There are several dozen Thistles, native and introduced, in the Four Corners area.   Some of these Thistles reproduce from rhizomes; others are biennial, reproducing from seeds.  All are spiny and have only disk flowers.  Most Thistles are large and obvious in plant and in flower.  Some non-native Thistle are serious invaders of meadows and pastures.  

    The genus name, "Cirsium", is Greek for "dilated vein" from the bygone belief that a Thistle distillate would open clogged veins.  

    Both Kartesz, the ultimate authority for all names on this website, and the Flora of North America, accept Cirsium arizonicum as the name for the Thistle shown on this page. Colorado plant authority William Weber accepts C. calcareum.

     Here is what David Keil, Cirsium expert and the FNA Cirsium author, says about this species:

"I have wrestled with how to treat these plants since beginning my research for ... [the FNA]. After careful consideration of the complex patterns of variation among members of the C. arizonicum complex, I acknowledged the futility of trying to distinguish more than one species. Any character combinations that I or others have attempted to use to distinguish species break down hopelessly when enough specimens are examined. Instead I have chosen to recognize that in this complex, as in several others, the plants in question are a work of evolution in progress. Cirsium arizonicum is a rapidly evolving, only partially differentiated assemblage of races that have not reached the level of stability that is usually associated with the concept of species".

 This is a native species.

Cirsium arizonicum
Cirsium arizonicum
Cirsium arizonicum variety bipinnatum.  Synonym: Cirsium calcareum.   (Arizona Thistle)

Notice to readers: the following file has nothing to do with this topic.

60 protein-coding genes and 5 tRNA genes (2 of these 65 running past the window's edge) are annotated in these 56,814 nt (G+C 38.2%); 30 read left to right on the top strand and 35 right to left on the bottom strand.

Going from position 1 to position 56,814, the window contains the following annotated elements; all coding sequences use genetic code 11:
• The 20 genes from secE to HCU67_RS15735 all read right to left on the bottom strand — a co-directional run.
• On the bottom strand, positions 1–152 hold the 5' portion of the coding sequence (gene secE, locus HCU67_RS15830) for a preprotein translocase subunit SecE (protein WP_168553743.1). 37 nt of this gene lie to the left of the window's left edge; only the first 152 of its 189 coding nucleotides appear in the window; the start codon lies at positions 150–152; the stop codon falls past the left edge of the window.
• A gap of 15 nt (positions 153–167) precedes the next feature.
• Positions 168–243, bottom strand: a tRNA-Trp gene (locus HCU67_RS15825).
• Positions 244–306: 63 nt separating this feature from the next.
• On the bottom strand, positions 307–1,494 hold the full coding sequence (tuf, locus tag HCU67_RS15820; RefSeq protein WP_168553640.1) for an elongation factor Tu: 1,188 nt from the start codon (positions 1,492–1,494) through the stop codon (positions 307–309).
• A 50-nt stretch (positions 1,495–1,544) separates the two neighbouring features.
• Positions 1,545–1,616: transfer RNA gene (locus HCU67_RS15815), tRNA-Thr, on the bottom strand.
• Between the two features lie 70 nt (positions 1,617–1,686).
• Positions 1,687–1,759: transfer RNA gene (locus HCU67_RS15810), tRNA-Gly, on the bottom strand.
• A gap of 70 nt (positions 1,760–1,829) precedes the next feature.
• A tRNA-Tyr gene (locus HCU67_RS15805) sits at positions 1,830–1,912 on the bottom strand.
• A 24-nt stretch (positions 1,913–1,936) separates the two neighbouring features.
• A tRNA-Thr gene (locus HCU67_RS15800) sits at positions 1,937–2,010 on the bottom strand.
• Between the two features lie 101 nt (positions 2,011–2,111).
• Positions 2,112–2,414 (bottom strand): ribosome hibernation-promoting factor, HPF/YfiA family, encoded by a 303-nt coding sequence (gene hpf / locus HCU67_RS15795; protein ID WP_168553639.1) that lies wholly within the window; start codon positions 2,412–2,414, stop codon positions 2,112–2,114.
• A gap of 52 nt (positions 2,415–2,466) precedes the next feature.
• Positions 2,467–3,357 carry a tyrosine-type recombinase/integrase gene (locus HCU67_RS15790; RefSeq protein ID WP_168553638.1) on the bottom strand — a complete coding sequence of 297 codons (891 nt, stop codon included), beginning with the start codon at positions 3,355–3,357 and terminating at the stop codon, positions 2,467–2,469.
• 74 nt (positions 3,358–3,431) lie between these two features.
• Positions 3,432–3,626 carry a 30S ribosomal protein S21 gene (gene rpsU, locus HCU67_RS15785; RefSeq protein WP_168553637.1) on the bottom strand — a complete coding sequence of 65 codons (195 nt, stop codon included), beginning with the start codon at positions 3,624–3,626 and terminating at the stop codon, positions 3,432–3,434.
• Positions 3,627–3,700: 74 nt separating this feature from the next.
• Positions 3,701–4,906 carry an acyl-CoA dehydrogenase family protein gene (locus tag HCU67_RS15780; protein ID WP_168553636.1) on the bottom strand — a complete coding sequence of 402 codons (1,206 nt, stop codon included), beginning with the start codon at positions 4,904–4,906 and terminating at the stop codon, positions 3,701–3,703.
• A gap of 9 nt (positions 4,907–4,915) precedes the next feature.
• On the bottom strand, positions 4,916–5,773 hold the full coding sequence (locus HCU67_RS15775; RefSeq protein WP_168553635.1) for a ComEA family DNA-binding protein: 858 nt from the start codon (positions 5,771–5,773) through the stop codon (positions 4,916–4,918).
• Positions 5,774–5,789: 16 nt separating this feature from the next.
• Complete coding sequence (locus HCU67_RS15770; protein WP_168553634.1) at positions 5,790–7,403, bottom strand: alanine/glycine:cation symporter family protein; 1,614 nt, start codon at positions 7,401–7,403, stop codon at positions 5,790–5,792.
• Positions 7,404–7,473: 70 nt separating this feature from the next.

Asteraceae (Sunflower Family)

Foothills, montane. Woodlands, openings. Spring, summer.
Above: Knife Edge Trail, Mesa Verde National Park, June 21, 2015.
Left: Navajo Reservation near Teec Nos Pos, Arizona, June 24, 2006.

This compact, short thistle is a fortress of spines with a cylindrical flower head emerging from a pineapple-like bud. The pineapple appearance is due to the phyllaries, the whorl of triangular, overlapping bracts surrounding the base of the flower head. The plant grows in low Pinyon-Juniper forests, often in rocky areas.

In the above photograph, a Juniper Hairstreak (Callophrys gryneus) leisurely fed on the flower while I took photographs of it. The Juniper Hairstreak is common and widely distributed across the United States, but I had not previously noticed it.

The genus Cirsium was named by Philip Miller (1691-1771).  The species has had numerous names.  It was at first named Cnicus drummondii by Alice Eastwood in 1893 from a specimen she collected near present day Mesa Verde National Park.  It was renamed Cnicus calcareus by Marcus Jones in 1895 and then Cirsium calcareum in 1915 by Elmer Wooton and Paul Standley.  The presently accepted name of C. arizonicum was given by Franz Petrak in 1911 from a collection made by Charles Wright in southern Arizona.

"Calcareum", Latin for "spur" or "limestone", could refer to a spur on the Thistle or to calcareous soil conditions.


Cirsium arizonicum

Cirsium arizonicum variety bipinnatum. Synonym: Cirsium calcareum.   (Arizona Thistle)
Asteraceae (Sunflower Family)

Foothills, montane. Woodlands, openings. Spring, summer.
Navajo Reservation near Teec Nos Pos, Arizona, June 24, 2006.

                                        Cirsium arizonicum


Range map © John Kartesz,
Floristic Synthesis of North America

State Color Key

Species present in state and native
Species present in state and exotic
Species not present in state

County Color Key

Species present and not rare
Species present and rare
Species extirpated (historic)
Species extinct
Species noxious
Species exotic and present
Native species, but adventive in state
Questionable presence

Range map for Cirsium arizonicum